O’Neil worked for Marvel, Charlton Comics, and wrote prose besides his work at DC. He was incredibly prolific and his hand can be seen in many of the characters that we know and love today. A glance at his wikipedia page will tell you all you need to know about his career.

Beyond the numbers and the titles, Denny O’Neil was wonderful human. He loved deeply and was thoughtful and considerate. He was generous, as many who know him are posting across social media today are saying. The world is a little darker without his presence.


Pop Culture Squad will have more to say to celebrate Denny’s life in the near future. Please excuse us as it is a difficult moment for all of us to process.

Brian Dennehy Dead: ‘Tommy Boy’ and ‘First Blood’ Star Dies at 81 [Variety]

Brian Dennehy Dead: ‘Tommy Boy’ and ‘First Blood’ Star Dies at 81 [Variety]

Brian Dennehy, the star of “Tommy Boy” and “First Blood,” and the winner of two Tonys, has died. He was 81.

Source: Brian Dennehy Dead: ‘Tommy Boy’ and ‘First Blood’ Star Dies at 81 – Variety

Spotlight Interview with Comic Writer Stephanie Phillips

Spotlight Interview with Comic Writer Stephanie Phillips

Hey Folks!

Welcome back to another spotlight interview.

During our practice of social distancing, we are still able to talk to comic pros and bring those conversations to you. The discussion we are bringing you this time is with comic writer Stephanie Phillips.

Stephanie has burst on the comics scene in the last few years. She wrote an original graphic novel that was backed on Kickstarter called Kicking Ice. From there she has written Devil Within at Black Mask Studios, Descendant and Artemis and the Assassin at Aftershock Comics, and The Butcher of Paris at Dark Horse Comics. She also had a story in the DC Comics anthology Crimes of Passion.

She has a few of new series that have been announced, including A Man Among Ye from Image Comics , Red Atlantis from Aftershock, and a new comic starring Taarna from Heavy Metal.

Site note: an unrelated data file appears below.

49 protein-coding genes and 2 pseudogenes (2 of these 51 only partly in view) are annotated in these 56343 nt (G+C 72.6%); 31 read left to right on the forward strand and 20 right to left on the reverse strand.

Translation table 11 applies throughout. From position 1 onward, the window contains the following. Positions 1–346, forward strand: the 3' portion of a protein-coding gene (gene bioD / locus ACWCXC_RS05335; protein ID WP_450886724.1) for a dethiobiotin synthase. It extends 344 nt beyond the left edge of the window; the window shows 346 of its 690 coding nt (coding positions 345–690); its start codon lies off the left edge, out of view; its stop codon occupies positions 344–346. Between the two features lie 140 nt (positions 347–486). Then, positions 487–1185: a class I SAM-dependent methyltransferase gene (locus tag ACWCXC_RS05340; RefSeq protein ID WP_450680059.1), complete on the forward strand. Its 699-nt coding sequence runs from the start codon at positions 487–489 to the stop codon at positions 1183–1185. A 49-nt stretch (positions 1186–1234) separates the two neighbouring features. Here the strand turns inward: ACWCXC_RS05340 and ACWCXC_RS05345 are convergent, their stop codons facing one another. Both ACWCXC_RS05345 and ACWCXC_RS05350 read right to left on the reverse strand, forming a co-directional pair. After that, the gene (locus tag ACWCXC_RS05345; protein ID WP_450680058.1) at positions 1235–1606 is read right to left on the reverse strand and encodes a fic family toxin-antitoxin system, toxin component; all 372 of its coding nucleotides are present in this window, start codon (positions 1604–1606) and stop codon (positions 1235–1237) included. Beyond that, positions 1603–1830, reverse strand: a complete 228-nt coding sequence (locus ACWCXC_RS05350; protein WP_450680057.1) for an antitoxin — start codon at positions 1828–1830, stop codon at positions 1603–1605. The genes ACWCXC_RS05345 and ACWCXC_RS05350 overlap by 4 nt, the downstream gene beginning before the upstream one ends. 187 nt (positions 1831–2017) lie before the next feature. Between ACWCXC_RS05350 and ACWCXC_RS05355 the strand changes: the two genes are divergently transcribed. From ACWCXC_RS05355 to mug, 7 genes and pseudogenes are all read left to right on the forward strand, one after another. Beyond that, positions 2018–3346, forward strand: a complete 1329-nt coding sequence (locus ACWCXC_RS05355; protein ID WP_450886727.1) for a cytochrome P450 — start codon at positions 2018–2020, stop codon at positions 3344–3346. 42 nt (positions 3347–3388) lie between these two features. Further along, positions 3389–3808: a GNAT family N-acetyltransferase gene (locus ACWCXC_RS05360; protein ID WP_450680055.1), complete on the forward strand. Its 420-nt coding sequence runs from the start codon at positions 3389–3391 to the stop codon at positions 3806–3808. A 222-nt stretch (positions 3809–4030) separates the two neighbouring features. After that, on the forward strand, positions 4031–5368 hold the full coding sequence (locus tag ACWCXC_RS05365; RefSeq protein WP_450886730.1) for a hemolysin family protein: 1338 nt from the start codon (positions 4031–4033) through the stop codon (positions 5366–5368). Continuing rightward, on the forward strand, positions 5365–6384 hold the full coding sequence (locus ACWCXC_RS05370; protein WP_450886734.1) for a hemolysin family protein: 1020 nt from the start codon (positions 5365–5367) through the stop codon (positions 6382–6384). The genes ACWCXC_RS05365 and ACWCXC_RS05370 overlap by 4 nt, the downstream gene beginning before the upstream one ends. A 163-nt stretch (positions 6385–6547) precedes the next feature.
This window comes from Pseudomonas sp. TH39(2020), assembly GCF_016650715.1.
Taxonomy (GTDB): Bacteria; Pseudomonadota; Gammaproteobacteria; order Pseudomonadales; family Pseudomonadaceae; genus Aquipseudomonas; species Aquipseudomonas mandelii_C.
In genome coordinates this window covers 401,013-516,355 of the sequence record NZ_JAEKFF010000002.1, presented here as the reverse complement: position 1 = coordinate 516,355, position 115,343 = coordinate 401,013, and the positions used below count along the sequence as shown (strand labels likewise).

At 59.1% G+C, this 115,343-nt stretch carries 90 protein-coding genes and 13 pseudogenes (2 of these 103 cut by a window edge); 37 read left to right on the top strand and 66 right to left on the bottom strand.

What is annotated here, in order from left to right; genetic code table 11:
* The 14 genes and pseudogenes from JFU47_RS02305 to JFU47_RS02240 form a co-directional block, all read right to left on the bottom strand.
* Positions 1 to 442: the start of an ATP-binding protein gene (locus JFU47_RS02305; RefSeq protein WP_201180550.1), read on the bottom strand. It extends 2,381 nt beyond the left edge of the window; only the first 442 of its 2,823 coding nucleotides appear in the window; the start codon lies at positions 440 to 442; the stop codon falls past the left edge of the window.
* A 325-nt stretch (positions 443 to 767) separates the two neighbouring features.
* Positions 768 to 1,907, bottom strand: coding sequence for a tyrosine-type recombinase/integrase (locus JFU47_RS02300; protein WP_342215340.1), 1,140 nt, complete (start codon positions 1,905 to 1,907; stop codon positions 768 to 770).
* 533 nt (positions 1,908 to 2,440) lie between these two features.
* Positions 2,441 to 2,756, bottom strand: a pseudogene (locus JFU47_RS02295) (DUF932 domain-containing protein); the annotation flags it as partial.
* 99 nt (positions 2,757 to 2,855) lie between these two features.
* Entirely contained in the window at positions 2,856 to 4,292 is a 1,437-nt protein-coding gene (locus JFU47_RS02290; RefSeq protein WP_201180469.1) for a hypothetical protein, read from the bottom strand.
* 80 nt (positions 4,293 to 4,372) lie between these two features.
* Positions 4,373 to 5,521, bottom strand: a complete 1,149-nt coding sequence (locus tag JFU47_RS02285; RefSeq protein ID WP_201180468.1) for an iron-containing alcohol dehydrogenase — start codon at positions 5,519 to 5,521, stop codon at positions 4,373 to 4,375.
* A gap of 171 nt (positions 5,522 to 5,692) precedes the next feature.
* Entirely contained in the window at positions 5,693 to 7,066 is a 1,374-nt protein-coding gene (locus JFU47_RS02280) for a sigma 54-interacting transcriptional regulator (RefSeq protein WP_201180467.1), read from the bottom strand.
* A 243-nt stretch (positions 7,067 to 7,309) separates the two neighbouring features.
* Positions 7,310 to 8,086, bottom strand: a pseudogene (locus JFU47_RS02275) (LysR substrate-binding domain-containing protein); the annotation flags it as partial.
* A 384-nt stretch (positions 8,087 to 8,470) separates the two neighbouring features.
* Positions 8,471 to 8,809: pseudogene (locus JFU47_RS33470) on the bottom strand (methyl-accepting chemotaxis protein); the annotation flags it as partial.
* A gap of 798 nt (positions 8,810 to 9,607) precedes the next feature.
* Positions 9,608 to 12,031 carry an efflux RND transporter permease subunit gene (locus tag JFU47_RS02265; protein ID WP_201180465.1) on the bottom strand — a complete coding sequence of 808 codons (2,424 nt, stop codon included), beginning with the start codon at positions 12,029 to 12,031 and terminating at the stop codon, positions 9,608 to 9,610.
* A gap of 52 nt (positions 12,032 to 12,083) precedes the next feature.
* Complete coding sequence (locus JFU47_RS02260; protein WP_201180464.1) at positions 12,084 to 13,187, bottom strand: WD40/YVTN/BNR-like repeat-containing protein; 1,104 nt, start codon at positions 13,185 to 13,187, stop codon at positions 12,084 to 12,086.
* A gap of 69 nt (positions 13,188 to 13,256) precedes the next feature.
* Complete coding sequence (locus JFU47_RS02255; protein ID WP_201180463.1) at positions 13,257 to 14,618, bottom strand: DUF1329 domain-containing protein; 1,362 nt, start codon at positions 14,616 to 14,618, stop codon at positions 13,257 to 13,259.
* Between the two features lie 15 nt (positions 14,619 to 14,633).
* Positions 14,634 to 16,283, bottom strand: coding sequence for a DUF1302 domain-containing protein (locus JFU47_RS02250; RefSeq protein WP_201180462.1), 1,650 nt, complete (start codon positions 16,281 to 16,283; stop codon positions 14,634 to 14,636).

We had an entertaining conversation ranging from dealing with life in the world of coronavirus to her career and writing process.

The completed audio recording is below, but we transcribed some of the most important parts for you as well.

Download

Pop Culture Squad:  Thanks for being here. I want to say to the listeners that this interview was supposed to happen in person at ITHACON45 where we were both going to be guests, but obviously that and all other cons have been cancelled for the foreseeable, but hopefully not too distant, future.

On that topic, before we get to your amazing comic books, what can you share about how the coronavirus pandemic has impacted your life, both in comics or not if you want?

Stephanie Phillips:  Yeah, I mean I think it’s a really weird time for everyone, in most industries, but I think we are just going to see a lot of different changes to the way comics work. Thankfully, I know that we are all going to keep making comics, I have had some hopeful calls with publishers; people are willing to just kind of forge ahead and work things out. Make new trails if we have to, but those of us in the industry, I know we are kind of here to stay. However we keep making comics, I know we will keep making those. I know things are really messy and frustrating right now, but we are going to keep kind of making stuff, creating things because it’s kind of what we do. I think at the end we will have at least really good content to share with the world. Continue reading “Spotlight Interview with Comic Writer Stephanie Phillips”

Spotlight Interview with Comic Creator and Artist Craig Rousseau

Spotlight Interview with Comic Creator and Artist Craig Rousseau

Hey folks!

Welcome back to another spotlight interview. This time we interviewed comic creator and artist Craig Rousseau!

Craig has worked for a bunch of comic publishers including Marvel and DC. He is well remembered for a long run on Impulse with DC and he is the co-creator and artist of the Perhapanauts with Todd Dezago.

Craig and I talked about the new books he has coming out including Killing Red Sonja from Dynamite Entertainment and a re-release of Kyrra: Alien Jungle Girl from Scout Comics.

We also reminisced about some of his other work and talked about what his art process looks like today.

It was a great chat. I hope you enjoy it.

Below you will find the audio recording of our conversation. We also transcribed the majority of the interview for you, but there are still a couple things that you will only find in the audio.

 

Interview with Craig Rousseau on 3/10/2020

Pop Culture Squad: Thanks for doing this. Let’s talk about Killing Red Sonja from Dynamite. How did that gig come about? What can you tell us about the story for that particular book? I believe it is a five-issue series?